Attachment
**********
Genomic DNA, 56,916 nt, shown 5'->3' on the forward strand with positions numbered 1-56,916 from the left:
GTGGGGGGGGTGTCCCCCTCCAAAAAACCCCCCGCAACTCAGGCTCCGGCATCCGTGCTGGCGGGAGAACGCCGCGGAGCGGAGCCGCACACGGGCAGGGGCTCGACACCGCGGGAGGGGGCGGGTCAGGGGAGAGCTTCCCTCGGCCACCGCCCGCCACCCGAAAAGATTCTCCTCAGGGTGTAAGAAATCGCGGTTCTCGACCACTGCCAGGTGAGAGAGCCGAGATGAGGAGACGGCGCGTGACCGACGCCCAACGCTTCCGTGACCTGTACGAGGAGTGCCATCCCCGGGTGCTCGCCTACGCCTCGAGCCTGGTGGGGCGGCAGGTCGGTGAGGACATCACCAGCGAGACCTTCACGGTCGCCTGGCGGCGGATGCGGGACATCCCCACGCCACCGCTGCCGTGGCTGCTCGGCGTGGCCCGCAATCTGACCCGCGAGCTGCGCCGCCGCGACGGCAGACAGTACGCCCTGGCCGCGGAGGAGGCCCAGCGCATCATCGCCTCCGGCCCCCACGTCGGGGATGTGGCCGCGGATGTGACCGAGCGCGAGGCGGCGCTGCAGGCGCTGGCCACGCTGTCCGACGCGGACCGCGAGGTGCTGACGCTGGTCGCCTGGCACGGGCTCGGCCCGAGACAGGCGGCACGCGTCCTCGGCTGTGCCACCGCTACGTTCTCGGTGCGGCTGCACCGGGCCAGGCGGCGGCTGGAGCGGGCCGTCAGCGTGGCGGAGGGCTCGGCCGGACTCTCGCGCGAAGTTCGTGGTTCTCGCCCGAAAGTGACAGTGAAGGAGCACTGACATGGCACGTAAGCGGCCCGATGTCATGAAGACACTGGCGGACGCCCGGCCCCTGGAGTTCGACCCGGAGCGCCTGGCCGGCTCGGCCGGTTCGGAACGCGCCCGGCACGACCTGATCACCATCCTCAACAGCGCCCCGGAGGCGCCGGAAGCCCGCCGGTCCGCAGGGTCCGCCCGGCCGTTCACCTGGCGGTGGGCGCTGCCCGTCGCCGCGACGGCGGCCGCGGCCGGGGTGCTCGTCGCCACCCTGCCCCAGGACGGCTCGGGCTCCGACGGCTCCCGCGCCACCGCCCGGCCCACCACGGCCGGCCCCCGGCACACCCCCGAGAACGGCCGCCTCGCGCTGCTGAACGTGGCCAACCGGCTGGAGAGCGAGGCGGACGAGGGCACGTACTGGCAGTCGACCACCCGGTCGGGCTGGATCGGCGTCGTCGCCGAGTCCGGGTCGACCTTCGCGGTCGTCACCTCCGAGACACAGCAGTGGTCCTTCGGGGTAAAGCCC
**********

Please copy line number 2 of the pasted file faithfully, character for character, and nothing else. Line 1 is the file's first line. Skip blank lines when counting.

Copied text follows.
GTGGGGGGGGTGTCCCCCTCCAAAAAACCCCCCGCAACTCAGGCTCCGGCATCCGTGCTGGCGGGAGAACGCCGCGGAGCGGAGCCGCACACGGGCAGGGGCTCGACACCGCGGGAGGGGGCGGGTCAGGGGAGAGCTTCCCTCGGCCACCGCCCGCCACCCGAAAAGATTCTCCTCAGGGTGTAAGAAATCGCGGTTCTCGACCACTGCCAGGTGAGAGAGCCGAGATGAGGAGACGGCGCGTGACCGACGCCCAACGCTTCCGTGACCTGTACGAGGAGTGCCATCCCCGGGTGCTCGCCTACGCCTCGAGCCTGGTGGGGCGGCAGGTCGGTGAGGACATCACCAGCGAGACCTTCACGGTCGCCTGGCGGCGGATGCGGGACATCCCCACGCCACCGCTGCCGTGGCTGCTCGGCGTGGCCCGCAATCTGACCCGCGAGCTGCGCCGCCGCGACGGCAGACAGTACGCCCTGGCCGCGGAGGAGGCCCAGCGCATCATCGCCTCCGGCCCCCACGTCGGGGATGTGGCCGCGGATGTGACCGAGCGCGAGGCGGCGCTGCAGGCGCTGGCCACGCTGTCCGACGCGGACCGCGAGGTGCTGACGCTGGTCGCCTGGCACGGGCTCGGCCCGAGACAGGCGGCACGCGTCCTCGGCTGTGCCACCGCTACGTTCTCGGTGCGGCTGCACCGGGCCAGGCGGCGGCTGGAGCGGGCCGTCAGCGTGGCGGAGGGCTCGGCCGGACTCTCGCGCGAAGTTCGTGGTTCTCGCCCGAAAGTGACAGTGAAGGAGCACTGACATGGCACGTAAGCGGCCCGATGTCATGAAGACACTGGCGGACGCCCGGCCCCTGGAGTTCGACCCGGAGCGCCTGGCCGGCTCGGCCGGTTCGGAACGCGCCCGGCACGACCTGATCACCATCCTCAACAGCGCCCCGGAGGCGCCGGAAGCCCGCCGGTCCGCAGGGTCCGCCCGGCCGTTCACCTGGCGGTGGGCGCTGCCCGTCGCCGCGACGGCGGCCGCGGCCGGGGTGCTCGTCGCCACCCTGCCCCAGGACGGCTCGGGCTCCGACGGCTCCCGCGCCACCGCCCGGCCCACCACGGCCGGCCCCCGGCACACCCCCGAGAACGGCCGCCTCGCGCTGCTGAACGTGGCCAACCGGCTGGAGAGCGAGGCGGACGAGGGCACGTACTGGCAGTCGACCACCCGGTCGGGCTGGATCGGCGTCGTCGCCGAGTCCGGGTCGACCTTCGCGGTCGTCACCTCCGAGACACAGCAGTGGTCCTTCGGGGTAAAGCCC